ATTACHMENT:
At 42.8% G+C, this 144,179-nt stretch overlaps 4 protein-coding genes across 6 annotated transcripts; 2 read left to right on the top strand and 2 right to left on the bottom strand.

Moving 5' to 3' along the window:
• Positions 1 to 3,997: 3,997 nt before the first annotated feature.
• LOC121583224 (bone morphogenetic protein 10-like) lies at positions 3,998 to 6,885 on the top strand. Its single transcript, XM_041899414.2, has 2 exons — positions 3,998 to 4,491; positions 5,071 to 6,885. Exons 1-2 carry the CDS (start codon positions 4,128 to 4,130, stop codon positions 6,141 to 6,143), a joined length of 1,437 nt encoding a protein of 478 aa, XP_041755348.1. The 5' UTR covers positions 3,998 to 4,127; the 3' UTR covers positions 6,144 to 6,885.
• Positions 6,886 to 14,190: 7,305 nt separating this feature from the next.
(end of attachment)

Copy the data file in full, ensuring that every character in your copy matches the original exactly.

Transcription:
At 42.8% G+C, this 144,179-nt stretch overlaps 4 protein-coding genes across 6 annotated transcripts; 2 read left to right on the top strand and 2 right to left on the bottom strand.

Moving 5' to 3' along the window:
• Positions 1 to 3,997: 3,997 nt before the first annotated feature.
• LOC121583224 (bone morphogenetic protein 10-like) lies at positions 3,998 to 6,885 on the top strand. Its single transcript, XM_041899414.2, has 2 exons — positions 3,998 to 4,491; positions 5,071 to 6,885. Exons 1-2 carry the CDS (start codon positions 4,128 to 4,130, stop codon positions 6,141 to 6,143), a joined length of 1,437 nt encoding a protein of 478 aa, XP_041755348.1. The 5' UTR covers positions 3,998 to 4,127; the 3' UTR covers positions 6,144 to 6,885.
• Positions 6,886 to 14,190: 7,305 nt separating this feature from the next.